Car manufacturer Toyota has issued a statement and an apology after it was discovered that third parties may have gained unauthorized access to customer details between December 2017 and September 15, 2022.
The incident concerns T-Connect, an app which allows customers to connect their phone to their car. Any customers who registered between this period are at risk for their data being accessed, meaning the data for a potential 296,019 customers may have been leaked. The information available for access includes email address and customer management number, but personal or sensitive information including payment card information, name and address were not able to be accessed.
Following a security investigation, Toyota said in a statement that while it “cannot confirm access by a third party based on the access history of the data server where the customer’s email address and customer management number are stored, at the same time [it] cannot completely deny it”.
Toyota also said that it will be individually notifying all those who were affected by the breach. Customers can check via a form on its website if their email was involved in the breach and Toyota has set up a dedicated call center to address questions and concerns from customers.
How did the breach take place?
On September 15 of this year, Toyota confirmed that a section of the source code for the T-Connect site had been posted on GitHub, a source code repository, in December 2017. As the source code contained an access key for the server, this may have allowed unauthorized access to customer data for the past five years.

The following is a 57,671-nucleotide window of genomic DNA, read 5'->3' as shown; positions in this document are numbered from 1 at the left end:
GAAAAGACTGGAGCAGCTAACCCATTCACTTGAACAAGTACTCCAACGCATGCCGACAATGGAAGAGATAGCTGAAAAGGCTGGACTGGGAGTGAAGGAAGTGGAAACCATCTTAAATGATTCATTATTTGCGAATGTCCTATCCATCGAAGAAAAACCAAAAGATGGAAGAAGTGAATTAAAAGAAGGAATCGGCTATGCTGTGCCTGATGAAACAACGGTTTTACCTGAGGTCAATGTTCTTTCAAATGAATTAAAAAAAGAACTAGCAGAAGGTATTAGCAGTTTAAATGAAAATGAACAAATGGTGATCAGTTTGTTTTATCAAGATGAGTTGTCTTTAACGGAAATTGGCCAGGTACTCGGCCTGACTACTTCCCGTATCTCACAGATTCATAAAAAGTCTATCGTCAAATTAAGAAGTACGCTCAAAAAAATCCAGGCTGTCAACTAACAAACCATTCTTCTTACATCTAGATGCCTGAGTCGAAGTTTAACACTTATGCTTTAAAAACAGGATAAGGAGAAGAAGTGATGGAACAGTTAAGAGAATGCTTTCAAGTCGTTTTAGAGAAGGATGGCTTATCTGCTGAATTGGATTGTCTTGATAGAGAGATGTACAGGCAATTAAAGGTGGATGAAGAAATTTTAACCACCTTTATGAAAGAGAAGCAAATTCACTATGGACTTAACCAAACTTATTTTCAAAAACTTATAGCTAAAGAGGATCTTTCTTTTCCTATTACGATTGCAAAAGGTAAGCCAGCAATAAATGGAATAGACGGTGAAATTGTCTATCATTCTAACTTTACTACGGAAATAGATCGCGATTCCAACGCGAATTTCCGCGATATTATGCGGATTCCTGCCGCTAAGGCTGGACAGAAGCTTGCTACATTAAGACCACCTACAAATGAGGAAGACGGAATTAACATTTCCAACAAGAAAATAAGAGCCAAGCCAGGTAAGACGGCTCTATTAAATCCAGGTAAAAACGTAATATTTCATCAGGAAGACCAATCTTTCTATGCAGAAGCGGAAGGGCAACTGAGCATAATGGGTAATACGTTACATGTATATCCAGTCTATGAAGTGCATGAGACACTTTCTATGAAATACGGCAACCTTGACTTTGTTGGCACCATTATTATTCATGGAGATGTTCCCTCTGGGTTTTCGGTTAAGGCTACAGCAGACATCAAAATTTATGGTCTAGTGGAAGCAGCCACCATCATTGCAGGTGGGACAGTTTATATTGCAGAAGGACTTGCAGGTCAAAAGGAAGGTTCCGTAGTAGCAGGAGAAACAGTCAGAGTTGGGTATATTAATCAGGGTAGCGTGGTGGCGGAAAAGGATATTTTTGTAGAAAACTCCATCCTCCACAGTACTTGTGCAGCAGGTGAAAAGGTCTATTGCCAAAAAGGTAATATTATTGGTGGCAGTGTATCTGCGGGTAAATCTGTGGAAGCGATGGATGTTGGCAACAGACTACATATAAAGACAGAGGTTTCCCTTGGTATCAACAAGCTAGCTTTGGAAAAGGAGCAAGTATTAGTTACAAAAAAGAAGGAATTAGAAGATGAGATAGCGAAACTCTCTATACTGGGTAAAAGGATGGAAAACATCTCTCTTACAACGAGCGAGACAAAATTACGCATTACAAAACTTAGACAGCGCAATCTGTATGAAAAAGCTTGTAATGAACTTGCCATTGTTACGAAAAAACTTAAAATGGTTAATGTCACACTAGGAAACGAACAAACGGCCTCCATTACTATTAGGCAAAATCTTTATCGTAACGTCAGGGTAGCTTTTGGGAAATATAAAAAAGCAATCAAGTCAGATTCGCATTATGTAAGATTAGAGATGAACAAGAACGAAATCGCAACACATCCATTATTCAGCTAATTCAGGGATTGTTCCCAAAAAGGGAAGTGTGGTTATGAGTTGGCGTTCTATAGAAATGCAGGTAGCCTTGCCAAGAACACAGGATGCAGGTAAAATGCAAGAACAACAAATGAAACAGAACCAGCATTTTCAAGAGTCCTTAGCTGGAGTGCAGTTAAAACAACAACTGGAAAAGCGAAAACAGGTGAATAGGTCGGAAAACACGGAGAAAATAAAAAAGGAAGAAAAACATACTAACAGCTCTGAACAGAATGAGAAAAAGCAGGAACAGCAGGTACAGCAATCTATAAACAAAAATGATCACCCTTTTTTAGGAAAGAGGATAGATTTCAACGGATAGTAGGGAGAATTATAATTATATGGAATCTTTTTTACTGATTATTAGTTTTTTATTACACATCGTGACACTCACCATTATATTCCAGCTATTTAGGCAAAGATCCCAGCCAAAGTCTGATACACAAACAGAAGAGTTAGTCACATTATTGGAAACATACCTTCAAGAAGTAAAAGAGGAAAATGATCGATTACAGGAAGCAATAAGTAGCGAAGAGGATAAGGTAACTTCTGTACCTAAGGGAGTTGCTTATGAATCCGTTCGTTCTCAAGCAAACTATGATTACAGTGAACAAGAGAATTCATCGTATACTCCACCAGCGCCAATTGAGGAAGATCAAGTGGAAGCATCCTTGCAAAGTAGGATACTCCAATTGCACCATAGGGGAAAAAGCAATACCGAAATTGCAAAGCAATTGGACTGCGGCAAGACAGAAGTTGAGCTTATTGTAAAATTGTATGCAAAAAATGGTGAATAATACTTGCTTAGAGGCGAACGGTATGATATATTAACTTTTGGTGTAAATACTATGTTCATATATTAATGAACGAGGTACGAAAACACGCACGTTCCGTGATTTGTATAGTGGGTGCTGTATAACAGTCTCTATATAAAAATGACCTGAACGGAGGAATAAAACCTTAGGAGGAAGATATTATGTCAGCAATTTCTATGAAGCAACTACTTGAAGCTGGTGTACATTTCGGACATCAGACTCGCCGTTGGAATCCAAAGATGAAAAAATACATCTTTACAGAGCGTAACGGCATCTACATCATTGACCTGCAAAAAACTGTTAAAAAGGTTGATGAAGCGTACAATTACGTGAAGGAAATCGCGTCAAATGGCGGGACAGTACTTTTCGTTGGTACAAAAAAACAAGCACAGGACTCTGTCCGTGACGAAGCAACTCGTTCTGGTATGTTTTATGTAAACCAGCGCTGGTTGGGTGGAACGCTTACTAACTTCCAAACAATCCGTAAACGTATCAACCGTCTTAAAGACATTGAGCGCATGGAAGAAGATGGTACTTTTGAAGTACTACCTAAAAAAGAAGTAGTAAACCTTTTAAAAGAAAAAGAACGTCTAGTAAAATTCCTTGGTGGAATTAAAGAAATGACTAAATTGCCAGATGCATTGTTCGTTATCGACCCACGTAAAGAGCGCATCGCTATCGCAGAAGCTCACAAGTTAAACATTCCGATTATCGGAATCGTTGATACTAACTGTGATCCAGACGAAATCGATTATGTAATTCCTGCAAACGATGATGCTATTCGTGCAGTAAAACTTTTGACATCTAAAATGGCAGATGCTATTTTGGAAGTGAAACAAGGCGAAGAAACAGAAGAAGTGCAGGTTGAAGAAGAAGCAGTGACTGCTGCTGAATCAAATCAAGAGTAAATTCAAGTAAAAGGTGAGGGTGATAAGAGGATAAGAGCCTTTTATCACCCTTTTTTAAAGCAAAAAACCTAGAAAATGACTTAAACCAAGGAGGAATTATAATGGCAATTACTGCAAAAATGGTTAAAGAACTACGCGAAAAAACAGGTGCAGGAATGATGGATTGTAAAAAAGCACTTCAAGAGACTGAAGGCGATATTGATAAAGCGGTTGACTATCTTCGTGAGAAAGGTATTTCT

Toyota believes that the access key was posted mistakenly by a developer after they uploaded it to their profile while it was set to ‘public’, a violation of data handling rules.
The mistake went unnoticed until September. In a statement, Toyota apologized for the oversight, saying that “[it] once again recognize[s] that the proper handling of customers’ personal information is an important social responsibility of a company” and that they will make efforts towards rectifying the mistake.
After the breach was discovered, the source code was made private and the access key was reset. According to Toyota, “no secondary damage has been confirmed” due to the leak, however they have warned customers that they may be at a higher risk for spam or phishing emails, and so they should be vigilant in dealing with suspicious emails.
GitHub supply chain attacks
GitHub itself has had cyber security issues in the past. In August 2022, the site suffered a supply chain attack when a bad actor cloned and added malicious code to more than 35,000 GitHub repositories, while keeping the code’s original source code.
The malicious code allowed the repositories to collect information on the environment they were executed in. This would allow it to accumulate identifying information on the device it was executed on and the user that executed it, as well as having the potential to collect other sensitive data.
The code could also download additional malware from a third-party site that allowed it to further exploit any application or environment that was using the malicious cloned code originally introduced to the GitHub repositories.
The weaponized code could lead to developers accidentally downloading cloned code repositories which contain the malicious code. If used in their applications, this would then lead them to exposing their users to code which includes malware.